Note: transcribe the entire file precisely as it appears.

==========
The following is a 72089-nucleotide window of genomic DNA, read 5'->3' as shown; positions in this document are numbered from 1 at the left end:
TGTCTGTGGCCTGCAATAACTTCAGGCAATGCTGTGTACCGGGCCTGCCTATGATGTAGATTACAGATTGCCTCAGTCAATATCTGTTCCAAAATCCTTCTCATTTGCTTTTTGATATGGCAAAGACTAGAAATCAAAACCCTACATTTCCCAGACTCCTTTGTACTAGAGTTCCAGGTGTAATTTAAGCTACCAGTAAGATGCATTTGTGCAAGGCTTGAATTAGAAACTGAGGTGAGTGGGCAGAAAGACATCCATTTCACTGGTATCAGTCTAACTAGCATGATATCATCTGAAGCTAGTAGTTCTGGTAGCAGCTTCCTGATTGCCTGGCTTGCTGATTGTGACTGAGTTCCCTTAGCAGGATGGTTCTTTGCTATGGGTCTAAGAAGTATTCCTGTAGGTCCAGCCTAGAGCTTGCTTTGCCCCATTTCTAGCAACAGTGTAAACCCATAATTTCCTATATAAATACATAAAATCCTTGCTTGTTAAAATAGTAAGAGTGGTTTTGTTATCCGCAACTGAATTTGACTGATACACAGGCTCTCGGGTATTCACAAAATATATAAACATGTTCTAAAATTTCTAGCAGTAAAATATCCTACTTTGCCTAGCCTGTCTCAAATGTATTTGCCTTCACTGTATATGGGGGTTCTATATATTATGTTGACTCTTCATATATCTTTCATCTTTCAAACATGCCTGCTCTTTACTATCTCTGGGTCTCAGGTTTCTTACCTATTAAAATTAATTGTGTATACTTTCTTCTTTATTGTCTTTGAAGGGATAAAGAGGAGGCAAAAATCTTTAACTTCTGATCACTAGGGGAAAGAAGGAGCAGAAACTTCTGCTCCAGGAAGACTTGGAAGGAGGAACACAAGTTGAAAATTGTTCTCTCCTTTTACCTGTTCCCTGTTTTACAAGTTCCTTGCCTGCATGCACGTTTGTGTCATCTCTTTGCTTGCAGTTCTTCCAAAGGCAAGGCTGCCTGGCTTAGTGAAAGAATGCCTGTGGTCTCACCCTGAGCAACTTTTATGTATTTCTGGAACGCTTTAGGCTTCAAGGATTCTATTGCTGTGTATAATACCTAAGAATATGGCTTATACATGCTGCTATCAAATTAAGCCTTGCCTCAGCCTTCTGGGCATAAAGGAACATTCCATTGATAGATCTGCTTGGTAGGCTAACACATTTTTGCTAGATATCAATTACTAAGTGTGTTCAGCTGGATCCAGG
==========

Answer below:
The following is a 72089-nucleotide window of genomic DNA, read 5'->3' as shown; positions in this document are numbered from 1 at the left end:
TGTCTGTGGCCTGCAATAACTTCAGGCAATGCTGTGTACCGGGCCTGCCTATGATGTAGATTACAGATTGCCTCAGTCAATATCTGTTCCAAAATCCTTCTCATTTGCTTTTTGATATGGCAAAGACTAGAAATCAAAACCCTACATTTCCCAGACTCCTTTGTACTAGAGTTCCAGGTGTAATTTAAGCTACCAGTAAGATGCATTTGTGCAAGGCTTGAATTAGAAACTGAGGTGAGTGGGCAGAAAGACATCCATTTCACTGGTATCAGTCTAACTAGCATGATATCATCTGAAGCTAGTAGTTCTGGTAGCAGCTTCCTGATTGCCTGGCTTGCTGATTGTGACTGAGTTCCCTTAGCAGGATGGTTCTTTGCTATGGGTCTAAGAAGTATTCCTGTAGGTCCAGCCTAGAGCTTGCTTTGCCCCATTTCTAGCAACAGTGTAAACCCATAATTTCCTATATAAATACATAAAATCCTTGCTTGTTAAAATAGTAAGAGTGGTTTTGTTATCCGCAACTGAATTTGACTGATACACAGGCTCTCGGGTATTCACAAAATATATAAACATGTTCTAAAATTTCTAGCAGTAAAATATCCTACTTTGCCTAGCCTGTCTCAAATGTATTTGCCTTCACTGTATATGGGGGTTCTATATATTATGTTGACTCTTCATATATCTTTCATCTTTCAAACATGCCTGCTCTTTACTATCTCTGGGTCTCAGGTTTCTTACCTATTAAAATTAATTGTGTATACTTTCTTCTTTATTGTCTTTGAAGGGATAAAGAGGAGGCAAAAATCTTTAACTTCTGATCACTAGGGGAAAGAAGGAGCAGAAACTTCTGCTCCAGGAAGACTTGGAAGGAGGAACACAAGTTGAAAATTGTTCTCTCCTTTTACCTGTTCCCTGTTTTACAAGTTCCTTGCCTGCATGCACGTTTGTGTCATCTCTTTGCTTGCAGTTCTTCCAAAGGCAAGGCTGCCTGGCTTAGTGAAAGAATGCCTGTGGTCTCACCCTGAGCAACTTTTATGTATTTCTGGAACGCTTTAGGCTTCAAGGATTCTATTGCTGTGTATAATACCTAAGAATATGGCTTATACATGCTGCTATCAAATTAAGCCTTGCCTCAGCCTTCTGGGCATAAAGGAACATTCCATTGATAGATCTGCTTGGTAGGCTAACACATTTTTGCTAGATATCAATTACTAAGTGTGTTCAGCTGGATCCAGG